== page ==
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Mike Rohde, creator: Designer, author of The Sketchnote Handbook & Workbook, and illustrator, living in Wisconsin.

Mauro Toselli, curator: IT Director, sketchnoter, author, living in Italy.

Steve Silbert, curator: Agile Coach, sketchnoter, author, living in Florida.

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Friday
May042018

Sketchnoters' Stories - 8th Grader Allison Huang revolutionizes her school notes with sketchnotes

We are excited to share this story about Allison Huang, an eighth grader passionate about sketchnoting. This is her story about discovering and integrating sketchnoting as a powerful tool for the way she thinks in school and in her life.

I am most impressed by the way Allison continues to experiment and challenge her own sketchnoting practice, improving at every step. What a testament to her and the work she's doing. Go Allison!

- Mike Rohde


Here's Allison:

I first came across sketchnoting when my mom bought The Sketchnote Handbook for me three years ago when I was in sixth grade. Previously, I had been dissatisfied with typical bulleted notes because it was very hard for me to place emphasis on the things that were the most important.

I wanted notes that I could skim quickly and still be able to pull out the main ideas. This was extremely hard with bulleted notes due to how uniform everything was. Since then, I have been sketchnoting, working to develop my style as well as overcoming certain challenges I’ve discovered in the way I work and express myself.

Starting in sixth grade, I began incorporating visuals into my notes and eventually ditching the list form, taking presentations in my science class as an opportunity to sketchnote:

Sketchnote 1

I found sketchnoting very fun because of the freedom I had and the way that I could add my own interpretations into the notes in whatever form I desired. I also love art, so it was a fun way to incorporate that side of myself into my sketchnotes by adding simple drawings and finding a set of icons I liked to use.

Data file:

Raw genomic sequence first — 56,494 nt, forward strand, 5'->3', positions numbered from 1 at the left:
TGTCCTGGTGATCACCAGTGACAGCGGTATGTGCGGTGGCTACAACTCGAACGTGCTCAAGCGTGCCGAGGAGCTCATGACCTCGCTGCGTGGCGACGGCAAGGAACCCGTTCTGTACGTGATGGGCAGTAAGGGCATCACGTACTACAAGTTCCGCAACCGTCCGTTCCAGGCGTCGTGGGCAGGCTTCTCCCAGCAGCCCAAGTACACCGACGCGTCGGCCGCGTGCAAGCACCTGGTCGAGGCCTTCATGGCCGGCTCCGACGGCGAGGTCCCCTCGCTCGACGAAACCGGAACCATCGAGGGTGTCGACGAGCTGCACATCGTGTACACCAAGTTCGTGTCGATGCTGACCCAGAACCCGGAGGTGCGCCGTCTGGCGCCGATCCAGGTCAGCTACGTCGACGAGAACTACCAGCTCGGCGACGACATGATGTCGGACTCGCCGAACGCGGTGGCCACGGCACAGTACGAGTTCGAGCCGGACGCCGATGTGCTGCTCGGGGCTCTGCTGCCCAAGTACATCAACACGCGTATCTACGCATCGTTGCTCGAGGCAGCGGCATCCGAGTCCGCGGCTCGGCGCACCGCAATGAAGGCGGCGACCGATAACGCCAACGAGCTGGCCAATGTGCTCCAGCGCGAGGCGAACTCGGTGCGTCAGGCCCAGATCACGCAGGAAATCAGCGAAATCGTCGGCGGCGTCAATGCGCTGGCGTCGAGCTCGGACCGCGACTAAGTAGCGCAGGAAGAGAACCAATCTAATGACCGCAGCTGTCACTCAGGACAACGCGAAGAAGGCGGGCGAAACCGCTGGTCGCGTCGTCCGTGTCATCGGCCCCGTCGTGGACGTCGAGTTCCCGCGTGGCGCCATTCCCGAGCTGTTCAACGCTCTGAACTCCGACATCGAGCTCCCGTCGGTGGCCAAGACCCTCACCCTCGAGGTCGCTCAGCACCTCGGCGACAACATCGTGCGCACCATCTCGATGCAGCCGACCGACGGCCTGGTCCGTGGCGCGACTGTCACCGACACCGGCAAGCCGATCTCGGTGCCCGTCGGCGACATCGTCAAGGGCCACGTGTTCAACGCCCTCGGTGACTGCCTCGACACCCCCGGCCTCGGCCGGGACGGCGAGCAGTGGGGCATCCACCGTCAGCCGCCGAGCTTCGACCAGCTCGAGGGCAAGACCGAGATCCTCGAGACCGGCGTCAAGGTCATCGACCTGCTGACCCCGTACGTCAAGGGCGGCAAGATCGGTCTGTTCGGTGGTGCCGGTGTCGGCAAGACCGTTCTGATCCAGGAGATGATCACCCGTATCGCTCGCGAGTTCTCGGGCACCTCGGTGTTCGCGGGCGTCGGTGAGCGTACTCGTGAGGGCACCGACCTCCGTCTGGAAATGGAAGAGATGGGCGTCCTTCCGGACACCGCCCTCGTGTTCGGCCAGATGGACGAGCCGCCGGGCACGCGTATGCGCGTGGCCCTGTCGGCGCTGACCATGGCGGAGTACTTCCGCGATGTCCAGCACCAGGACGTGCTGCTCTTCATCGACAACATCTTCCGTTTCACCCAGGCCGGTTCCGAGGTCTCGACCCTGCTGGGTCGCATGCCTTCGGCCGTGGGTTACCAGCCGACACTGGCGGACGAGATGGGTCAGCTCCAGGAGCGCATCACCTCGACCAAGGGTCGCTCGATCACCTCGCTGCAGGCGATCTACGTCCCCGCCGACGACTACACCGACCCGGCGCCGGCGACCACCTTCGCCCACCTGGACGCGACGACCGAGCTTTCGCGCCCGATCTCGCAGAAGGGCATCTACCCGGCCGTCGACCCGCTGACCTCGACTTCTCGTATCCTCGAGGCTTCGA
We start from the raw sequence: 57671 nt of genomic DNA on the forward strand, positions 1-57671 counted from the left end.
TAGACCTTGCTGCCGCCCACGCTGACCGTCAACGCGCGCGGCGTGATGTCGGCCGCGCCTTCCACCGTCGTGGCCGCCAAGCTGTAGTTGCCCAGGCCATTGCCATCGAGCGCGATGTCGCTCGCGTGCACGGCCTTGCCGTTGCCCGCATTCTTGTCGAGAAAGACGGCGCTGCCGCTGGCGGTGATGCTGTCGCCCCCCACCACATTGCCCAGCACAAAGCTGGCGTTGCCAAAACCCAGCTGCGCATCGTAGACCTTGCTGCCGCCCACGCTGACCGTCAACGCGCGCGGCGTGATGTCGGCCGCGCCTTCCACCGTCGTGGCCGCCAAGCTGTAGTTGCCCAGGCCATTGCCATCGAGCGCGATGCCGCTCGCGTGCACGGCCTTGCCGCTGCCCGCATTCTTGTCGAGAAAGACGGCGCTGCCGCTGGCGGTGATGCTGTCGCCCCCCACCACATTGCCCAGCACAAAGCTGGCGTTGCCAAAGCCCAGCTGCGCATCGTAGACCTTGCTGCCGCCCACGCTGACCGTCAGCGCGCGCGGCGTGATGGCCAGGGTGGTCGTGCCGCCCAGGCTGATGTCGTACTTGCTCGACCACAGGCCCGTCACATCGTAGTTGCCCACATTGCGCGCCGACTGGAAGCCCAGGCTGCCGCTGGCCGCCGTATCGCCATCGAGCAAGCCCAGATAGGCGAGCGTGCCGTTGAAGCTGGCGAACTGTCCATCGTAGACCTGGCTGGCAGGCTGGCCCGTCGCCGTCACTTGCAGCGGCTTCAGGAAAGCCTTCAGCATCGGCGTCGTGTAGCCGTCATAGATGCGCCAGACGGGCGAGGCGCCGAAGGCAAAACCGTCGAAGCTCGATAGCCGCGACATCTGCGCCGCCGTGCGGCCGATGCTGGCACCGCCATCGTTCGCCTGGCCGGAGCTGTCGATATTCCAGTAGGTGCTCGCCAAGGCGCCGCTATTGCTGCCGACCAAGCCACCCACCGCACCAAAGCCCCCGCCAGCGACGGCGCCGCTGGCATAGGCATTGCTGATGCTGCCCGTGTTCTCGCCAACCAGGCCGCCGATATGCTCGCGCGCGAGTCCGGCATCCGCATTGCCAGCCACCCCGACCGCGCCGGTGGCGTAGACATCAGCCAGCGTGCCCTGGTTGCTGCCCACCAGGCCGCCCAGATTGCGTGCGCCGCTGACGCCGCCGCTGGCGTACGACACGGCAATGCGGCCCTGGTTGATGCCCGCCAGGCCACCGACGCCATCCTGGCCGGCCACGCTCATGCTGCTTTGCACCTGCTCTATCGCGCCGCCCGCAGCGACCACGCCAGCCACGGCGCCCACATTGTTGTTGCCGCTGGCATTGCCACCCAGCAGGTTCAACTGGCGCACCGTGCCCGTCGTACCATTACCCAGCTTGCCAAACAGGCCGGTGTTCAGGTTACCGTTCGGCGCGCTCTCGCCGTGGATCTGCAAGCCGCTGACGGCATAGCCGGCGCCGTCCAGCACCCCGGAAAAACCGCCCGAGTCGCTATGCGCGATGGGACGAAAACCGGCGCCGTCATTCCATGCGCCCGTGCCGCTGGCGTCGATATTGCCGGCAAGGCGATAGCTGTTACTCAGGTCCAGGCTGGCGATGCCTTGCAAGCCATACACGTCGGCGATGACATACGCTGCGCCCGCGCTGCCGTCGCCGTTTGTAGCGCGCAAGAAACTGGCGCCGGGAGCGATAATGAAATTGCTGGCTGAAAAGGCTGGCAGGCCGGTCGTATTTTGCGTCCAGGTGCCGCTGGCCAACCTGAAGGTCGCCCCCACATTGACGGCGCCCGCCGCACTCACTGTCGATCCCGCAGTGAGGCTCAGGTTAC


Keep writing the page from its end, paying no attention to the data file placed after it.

Seventh Grade

During seventh grade, I tried a different structure of sketchnoting, using it to study for history tests. Rather than using it as a form of note-taking, I used it as a way to gather all the different things I had learned in that unit and put them all into one place. The process of creating the sketchnote did help me retain the information I was displaying, but I found that I wanted something more cohesive to look back on:

Sketchnote 2

Eighth Grade

This year, I’ve experimented with quite a few different structures of sketchnoting. Previously, I had always sketchnoted on graph paper, but based on what I had on hand at the time, I sketchnoted on lined paper a couple times this year:

Sketchnote 3
Sketchnote 4

I noticed that it changed my style in that it was a lot more rigid. I followed the lines very strictly, and that was apparent in the final product.

Afterwards, I saw a friend’s sketchnotes on the same topic. It was a lot more cohesive and felt more like a whole, which I admired and wanted to emulate. She had worked on a piece of blank paper, so I decided to give that a try.

Experimenting with Blank Paper

I ended up with a pretty busy sketchnote that I actually really liked. (As you can see, I went over part of it in pen in an effort to preserve it but never finished.) This sketchnote was a bit hard to navigate for someone who isn’t me, but it served its purpose well, and I found it fun to review the story told through it:

Sketchnote 5
Sketchnote 6
I recently did a digital sketchnote as another experiment to further find my preferences in sketchnoting. I found that for me, the process could be dragged out in length because of the way nothing is permanent in the digital medium, but the end result was easier to look back on and very similar to an infographic:

Sketchnote 7

As mentioned previously, I’ve developed a set of icons that I use to represent certain concepts or events and am constantly developing more. I especially love icons because they are such a simple, visual reminder that gives some background to the topic being written about.

For example, I use an icon for people that consists of a circular head and a slightly rounded body, and whenever I see it, I know that there is an important figure associated with the topic (in a historical context). A couple other icons I use are two crossed swords to represent war or conflict, chains to represent slavery, and curled paper to represent famous old documents or official documents/bills (ex. the Declaration of Independence).

Sketchnoting has also helped me find a style of art that I enjoy. It gave me a glance into stylizing text, something I found I really like to do. Since then, I’ve delved into the world of lettering, writing out song lyrics, quotes, and words that I like:

Sketchnote Samples

That concludes my sketchnoting journey thus far, and I’m really excited and grateful to be able to share it here. Sketchnoting has been really fun and useful for me, and I look forward to continuing to create and experiment with it.


Thanks so much to Allison and her teacher and guide Lisa Stone for helping facilitate this fantastic story to share with other sketchnoters.